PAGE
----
East Asia funding a nucleus for Vietnam’s attraction

In recent years, East Asian countries have become significant investors in Vietnam. This dynamic shift can be attributed to various factors, including Vietnam’s strategic location within the region, its growing consumer market, and its ongoing economic and policy reforms.

One of the strong attracting sectors for East Asian investors is the processing, manufacturing, and export industry. Not only limited to the industrial sector, East Asian countries are also making strong investments in the service sector, particularly in IT and tourism.

With 65.4 per cent of the total foreign direct investment in Vietnam in 2023, Japan, South Korea, China, and Taiwan are leading investors for Vietnam as they are attracted to the nation’s favourable business climate, skilled labour force, and improving infrastructure.

Besides the advantageous nature-based conditions, the attraction results from Vietnam’s participation in bilateral and regional trade agreements. With a strong international agreement basis, East Asia economies view Vietnam as a gateway to tap into the Southeast Asian market and leverage its economic growth for mutual benefit and long-term business expansion.

To boost the overseas funding flow into the country, the Vietnamese government has concretely concentrated on developing several sectors due to its international commitment and national aims, which sets a variety of investment incentives. For example, projects that develop and use renewable energy sources will receive tax and funding credit incentives.

On April 9, the Ministry of Industry and Trade (MoIT) submitted a proposal dossier on the development of rooftop solar power. With the emphasis on expediting activities for soliciting feedback and refining drafts, the MoIT aims to promptly submit them to the government by early May.

In addition, in April the digital transformation plan for the energy sector for next year was signed off, with a vision towards 2030. The objective of the plan is to ensure that the proportion of administrative procedure files related to the energy sector (electricity, petroleum, petroleum products, and coal) processed through the MoIT’s Public Service Portal reaches 90 per cent. The digitalisation rate of administrative procedure implementation files, and the digitalisation of results related to administrative procedures in the energy sector, are expected to reach 100 per cent.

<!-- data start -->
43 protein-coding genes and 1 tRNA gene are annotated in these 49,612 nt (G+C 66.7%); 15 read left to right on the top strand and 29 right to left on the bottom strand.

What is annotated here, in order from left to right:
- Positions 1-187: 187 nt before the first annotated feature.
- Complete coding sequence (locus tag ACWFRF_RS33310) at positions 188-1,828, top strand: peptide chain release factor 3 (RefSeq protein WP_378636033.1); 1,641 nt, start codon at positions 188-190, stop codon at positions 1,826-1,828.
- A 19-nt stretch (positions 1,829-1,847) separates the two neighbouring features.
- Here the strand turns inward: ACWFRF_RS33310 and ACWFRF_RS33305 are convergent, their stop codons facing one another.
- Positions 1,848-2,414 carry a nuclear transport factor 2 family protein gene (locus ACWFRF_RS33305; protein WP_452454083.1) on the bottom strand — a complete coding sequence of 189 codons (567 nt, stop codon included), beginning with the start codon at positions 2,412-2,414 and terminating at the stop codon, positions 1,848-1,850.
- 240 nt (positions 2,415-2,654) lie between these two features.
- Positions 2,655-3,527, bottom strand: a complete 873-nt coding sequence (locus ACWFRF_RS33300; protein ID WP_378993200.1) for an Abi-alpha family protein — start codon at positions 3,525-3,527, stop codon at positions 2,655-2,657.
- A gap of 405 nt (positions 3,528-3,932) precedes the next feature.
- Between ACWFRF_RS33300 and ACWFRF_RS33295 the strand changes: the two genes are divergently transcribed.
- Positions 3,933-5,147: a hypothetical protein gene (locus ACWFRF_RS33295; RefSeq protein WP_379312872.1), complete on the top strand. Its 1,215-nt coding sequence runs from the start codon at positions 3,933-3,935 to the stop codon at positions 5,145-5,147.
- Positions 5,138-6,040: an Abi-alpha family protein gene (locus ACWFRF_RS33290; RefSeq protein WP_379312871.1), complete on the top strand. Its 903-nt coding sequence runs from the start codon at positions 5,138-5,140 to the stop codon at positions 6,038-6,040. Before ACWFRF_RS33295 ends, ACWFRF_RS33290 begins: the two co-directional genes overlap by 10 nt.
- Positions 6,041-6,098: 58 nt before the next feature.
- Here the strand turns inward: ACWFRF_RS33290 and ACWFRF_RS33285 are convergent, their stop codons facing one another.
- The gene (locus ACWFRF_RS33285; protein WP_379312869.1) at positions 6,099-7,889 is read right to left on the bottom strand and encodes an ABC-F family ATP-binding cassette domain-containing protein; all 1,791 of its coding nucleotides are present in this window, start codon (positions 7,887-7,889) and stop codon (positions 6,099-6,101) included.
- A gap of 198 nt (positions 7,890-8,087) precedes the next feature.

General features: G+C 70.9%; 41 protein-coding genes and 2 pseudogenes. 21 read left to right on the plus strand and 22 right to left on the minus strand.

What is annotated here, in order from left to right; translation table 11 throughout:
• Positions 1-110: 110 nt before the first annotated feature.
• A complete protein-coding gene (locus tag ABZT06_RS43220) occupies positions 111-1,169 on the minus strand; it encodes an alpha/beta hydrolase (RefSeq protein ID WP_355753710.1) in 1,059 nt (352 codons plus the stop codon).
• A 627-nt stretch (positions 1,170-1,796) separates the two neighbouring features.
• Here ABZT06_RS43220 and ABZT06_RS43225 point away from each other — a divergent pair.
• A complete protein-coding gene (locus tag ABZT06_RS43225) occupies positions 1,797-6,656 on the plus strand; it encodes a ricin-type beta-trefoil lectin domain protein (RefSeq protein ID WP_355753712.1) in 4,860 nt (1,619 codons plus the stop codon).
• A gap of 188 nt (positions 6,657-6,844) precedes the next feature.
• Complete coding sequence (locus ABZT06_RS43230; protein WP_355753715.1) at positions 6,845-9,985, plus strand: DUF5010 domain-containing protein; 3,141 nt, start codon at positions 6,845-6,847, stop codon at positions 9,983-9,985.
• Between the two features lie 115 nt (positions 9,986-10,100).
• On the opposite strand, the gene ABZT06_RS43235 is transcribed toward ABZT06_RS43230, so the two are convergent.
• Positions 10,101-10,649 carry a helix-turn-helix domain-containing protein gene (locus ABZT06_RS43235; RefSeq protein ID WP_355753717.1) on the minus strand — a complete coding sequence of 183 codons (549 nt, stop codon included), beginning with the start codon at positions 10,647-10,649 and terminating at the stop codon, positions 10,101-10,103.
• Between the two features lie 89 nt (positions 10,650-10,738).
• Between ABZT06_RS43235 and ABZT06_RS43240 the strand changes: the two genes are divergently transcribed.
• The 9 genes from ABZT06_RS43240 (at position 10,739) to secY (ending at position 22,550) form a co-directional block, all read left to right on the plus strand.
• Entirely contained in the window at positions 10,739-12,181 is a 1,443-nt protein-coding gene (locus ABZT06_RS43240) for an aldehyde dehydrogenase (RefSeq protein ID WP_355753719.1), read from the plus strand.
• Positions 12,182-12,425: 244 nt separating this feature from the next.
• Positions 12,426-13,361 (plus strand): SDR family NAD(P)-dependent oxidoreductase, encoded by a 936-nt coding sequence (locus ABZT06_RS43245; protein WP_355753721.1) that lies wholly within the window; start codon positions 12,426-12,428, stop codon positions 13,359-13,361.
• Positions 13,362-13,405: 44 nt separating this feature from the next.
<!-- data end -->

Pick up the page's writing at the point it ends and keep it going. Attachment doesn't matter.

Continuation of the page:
This new approach has set a more simplified procedure within the local energy sector, contributing to the stable growth not only for local but also East Asian enterprises in Vietnam.

Aside from incentives granted by the government, investors from the East Asian region should be aware of certain challenges in Vietnam. Vietnam is now under the effects of international tax by committing to the global corporate minimum tax at a rate of 15 per cent for multinational corporations.

This movement can potentially discourage investments in low-tax jurisdictions like Vietnam, as the tax advantages would be diminished. Those subject to this tax will be required to pay corporate income tax in Vietnam.

While this tax is primarily aimed at large multinational corporations with significant revenues, there is a possibility that smaller foreign-invested enterprises, which are part of the supply chain of a large multinational conglomerate, could also be indirectly affected to some extent.

According to a review by the General Department of Taxation, it is estimated that around 120 multinational corporations investing in Vietnam (with over 1,000 related enterprises) will be affected. To respond promptly to such a scheme, Vietnam is in the process of drafting regulations to establish an investment support fund from the government towards enterprises with ventures in high-tech product manufacturing with high capital.

Furthermore, despite the dynamic market, Vietnam’s treatment towards foreign investors in the whole retains certain challenges. Firstly, the regulatory framework in the country can be complex and subject to frequent changes. Navigating through bureaucratic procedures, obtaining necessary permits, and ensuring compliance with regulations can be time-consuming and challenging for foreign investors.

Secondly, while Vietnam has been making significant progress in infrastructure development, there are still gaps and limitations in areas such as transportation, logistics, and energy. Insufficient infrastructure can impact the efficiency of operations and increase costs.

Lastly, while Vietnam has a young and rapidly growing workforce, there may still be a shortage of skilled labour in certain industries. It can be a challenge for East Asian investors to find and retain qualified employees with the necessary technical expertise.

Investing entails navigating through a landscape of highs and lows, where opportunities intertwine with challenges. To ensure successful business ventures, financiers must grasp the nuances of this fluctuating narrative. They need to anticipate and prepare for both the promising prospects and the formidable hurdles they may encounter along the way.

Amidst this dynamic backdrop, Vietnam maintains a steadfast commitment to expanding its market presence on a global scale. The country offers a stable policy environment, signalling its dedication to fostering an atmosphere conducive to international business engagement.

Source: Vietnam Investment Review